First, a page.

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When his dream of becoming a professional baseball player didn’t pan out, Seattle native Bryce Anderson decided to switch his career path to business.

Bryce Anderson, 24

But year after year, spreadsheet after spreadsheet, the 24-year-old began to grow weary of his work in insurance and real estate.

One day in the office two summers ago, Anderson turned off his computer monitor, and decided to refocus his career path again. This time, he was going to start his own business.

Anderson launched Change My School last November, a website that allows anyone in Washington state, specifically K-12 students, to submit videos to a monthly contest in order to win cash prizes for their schools.

“I wanted to create a company that actually made a difference in the lives of others,” Anderson said.

After attending a talent show at the elementary school where his wife teaches, Anderson said he was amazed by the skills and creativity of her students, and knew that education would play a role in his new business.

“There had to be a website where I could display their talents and ideas to the surrounding community,” Anderson said. “That was the beginning of”

Each month during the school year, anyone (students, parents, teachers, etc.) can upload a video about a topic of his or her choice. Participants are not required to have previous movie-making experience.

Video requirements are as follows:

  • The video must be, in some way, important and meaningful to the contestant who uploads it. 
  • The videos must be a minimum of 30 seconds and a maximum of 10 minutes, and consist of original content.
  • The subject matter must be appropriate for all viewing audiences and cannot contain any copyrighted material.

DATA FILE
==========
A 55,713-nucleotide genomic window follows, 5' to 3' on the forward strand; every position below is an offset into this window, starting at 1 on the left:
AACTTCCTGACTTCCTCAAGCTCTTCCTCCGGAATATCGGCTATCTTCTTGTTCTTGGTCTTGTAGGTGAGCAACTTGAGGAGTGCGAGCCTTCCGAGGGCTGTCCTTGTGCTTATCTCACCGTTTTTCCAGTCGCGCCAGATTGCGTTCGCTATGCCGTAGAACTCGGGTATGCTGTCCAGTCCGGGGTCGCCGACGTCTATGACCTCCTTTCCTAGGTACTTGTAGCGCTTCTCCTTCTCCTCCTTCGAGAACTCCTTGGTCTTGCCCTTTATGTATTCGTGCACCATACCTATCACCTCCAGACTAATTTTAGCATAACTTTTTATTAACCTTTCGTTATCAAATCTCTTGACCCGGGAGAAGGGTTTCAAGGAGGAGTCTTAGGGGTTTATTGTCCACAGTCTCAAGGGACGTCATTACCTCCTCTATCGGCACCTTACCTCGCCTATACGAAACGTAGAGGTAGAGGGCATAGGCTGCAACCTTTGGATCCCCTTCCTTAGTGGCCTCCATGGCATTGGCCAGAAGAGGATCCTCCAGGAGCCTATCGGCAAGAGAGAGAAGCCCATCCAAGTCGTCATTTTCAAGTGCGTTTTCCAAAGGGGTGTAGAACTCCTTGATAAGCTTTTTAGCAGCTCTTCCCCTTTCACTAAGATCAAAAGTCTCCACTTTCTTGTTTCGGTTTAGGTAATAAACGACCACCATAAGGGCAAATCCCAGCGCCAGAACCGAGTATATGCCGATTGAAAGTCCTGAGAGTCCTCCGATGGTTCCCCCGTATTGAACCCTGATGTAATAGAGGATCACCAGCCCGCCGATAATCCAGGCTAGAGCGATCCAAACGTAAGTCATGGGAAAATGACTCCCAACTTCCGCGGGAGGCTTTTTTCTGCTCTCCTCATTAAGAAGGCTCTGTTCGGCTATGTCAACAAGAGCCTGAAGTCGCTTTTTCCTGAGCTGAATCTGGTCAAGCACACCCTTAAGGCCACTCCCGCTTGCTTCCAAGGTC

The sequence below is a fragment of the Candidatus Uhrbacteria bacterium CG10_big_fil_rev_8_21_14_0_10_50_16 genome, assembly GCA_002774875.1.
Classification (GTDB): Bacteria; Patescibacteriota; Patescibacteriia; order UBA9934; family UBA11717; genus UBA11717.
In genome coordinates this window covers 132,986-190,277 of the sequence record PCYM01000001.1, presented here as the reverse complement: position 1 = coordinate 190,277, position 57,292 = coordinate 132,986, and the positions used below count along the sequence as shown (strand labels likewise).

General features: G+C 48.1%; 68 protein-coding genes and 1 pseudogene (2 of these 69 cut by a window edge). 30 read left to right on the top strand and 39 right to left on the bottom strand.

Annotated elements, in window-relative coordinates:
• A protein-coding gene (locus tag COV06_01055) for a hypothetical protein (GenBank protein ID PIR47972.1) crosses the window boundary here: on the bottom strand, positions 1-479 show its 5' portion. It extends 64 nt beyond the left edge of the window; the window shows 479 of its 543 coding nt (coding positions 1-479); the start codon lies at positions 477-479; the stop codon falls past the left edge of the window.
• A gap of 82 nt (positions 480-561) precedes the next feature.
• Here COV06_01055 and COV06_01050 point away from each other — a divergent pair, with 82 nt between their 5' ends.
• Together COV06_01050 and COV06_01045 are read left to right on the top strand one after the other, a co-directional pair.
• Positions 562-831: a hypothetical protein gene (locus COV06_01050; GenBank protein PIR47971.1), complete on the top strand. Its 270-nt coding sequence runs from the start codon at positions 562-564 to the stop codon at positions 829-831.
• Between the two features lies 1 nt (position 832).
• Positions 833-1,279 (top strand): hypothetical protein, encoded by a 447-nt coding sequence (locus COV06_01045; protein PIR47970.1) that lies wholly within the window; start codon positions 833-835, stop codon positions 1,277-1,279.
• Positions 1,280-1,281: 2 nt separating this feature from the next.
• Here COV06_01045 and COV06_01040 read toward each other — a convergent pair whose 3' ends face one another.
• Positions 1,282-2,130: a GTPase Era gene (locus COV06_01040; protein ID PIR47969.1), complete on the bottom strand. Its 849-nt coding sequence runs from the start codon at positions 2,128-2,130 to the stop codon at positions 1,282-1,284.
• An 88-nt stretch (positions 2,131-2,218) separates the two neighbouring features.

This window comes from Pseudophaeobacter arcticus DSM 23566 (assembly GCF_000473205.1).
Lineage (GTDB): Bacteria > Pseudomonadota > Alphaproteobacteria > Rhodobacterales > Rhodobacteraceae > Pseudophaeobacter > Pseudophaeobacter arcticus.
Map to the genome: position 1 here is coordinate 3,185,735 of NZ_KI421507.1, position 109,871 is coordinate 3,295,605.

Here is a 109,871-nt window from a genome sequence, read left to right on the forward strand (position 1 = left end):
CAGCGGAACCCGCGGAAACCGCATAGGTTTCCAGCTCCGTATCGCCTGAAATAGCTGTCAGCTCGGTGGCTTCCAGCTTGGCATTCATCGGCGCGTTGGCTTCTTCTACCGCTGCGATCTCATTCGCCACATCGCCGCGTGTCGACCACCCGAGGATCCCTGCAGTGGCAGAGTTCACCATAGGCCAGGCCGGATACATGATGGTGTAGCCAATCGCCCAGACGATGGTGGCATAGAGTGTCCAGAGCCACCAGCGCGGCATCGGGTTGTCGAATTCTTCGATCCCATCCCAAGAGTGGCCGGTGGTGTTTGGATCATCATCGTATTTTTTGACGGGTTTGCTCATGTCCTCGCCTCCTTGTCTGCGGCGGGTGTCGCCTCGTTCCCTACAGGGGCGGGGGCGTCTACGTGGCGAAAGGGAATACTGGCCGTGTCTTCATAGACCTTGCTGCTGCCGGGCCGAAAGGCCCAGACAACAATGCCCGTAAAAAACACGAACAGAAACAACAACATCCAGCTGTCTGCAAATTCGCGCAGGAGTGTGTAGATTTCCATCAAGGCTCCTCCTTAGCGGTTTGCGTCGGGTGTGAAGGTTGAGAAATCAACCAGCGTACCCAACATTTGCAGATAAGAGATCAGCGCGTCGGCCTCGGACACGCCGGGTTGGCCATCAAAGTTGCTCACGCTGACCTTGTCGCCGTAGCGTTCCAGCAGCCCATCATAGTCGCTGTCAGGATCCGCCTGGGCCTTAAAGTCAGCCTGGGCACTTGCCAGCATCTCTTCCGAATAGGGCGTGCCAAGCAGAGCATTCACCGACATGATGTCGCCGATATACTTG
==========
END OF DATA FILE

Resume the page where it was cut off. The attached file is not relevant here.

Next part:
The voting period is open during the last two weeks of each month, and after it ends, the videos in the elementary, middle, and high school categories with the highest number of votes are awarded $1,000. Each cash prize goes to its respective school to help make that institution a better place. Before accepting the prize, winners must briefly describe how they plan to spend the money.

One of the winning videos from November featured students from Emerald Ridge High School lip syncing “Call Me Maybe.” Other videos are more serious, like “Mirror,” — a video in the running for the January contest — which details the severity of Internet bullying through the lens of a young girl.

Mirror from Houston Kraft on Vimeo.

One winning school used the money to purchase iPads for third-grade classrooms. Another bought new video equipment and technology for their media and dance classes.

Anderson has spent the past year raising money for the cash prizes with the help of family and friends, but said he hopes the site will eventually be able to generate revenue through online advertising.

During July and August, the contest opens to recent high school graduates, who can enter to win $1,000 to help pay for college.

Anderson told GeekWire that the primary goal for 2013 is to invite students and teachers from every state to participate in Change My School’s monthly video contests.

“At some point in your life you’ve probably come across a book, movie or other form of media that inspired you,” Anderson writes on the website. “This is your chance to give people a reason to laugh, believe in themselves or imagine a better tomorrow.”

For January’s entries, click below.


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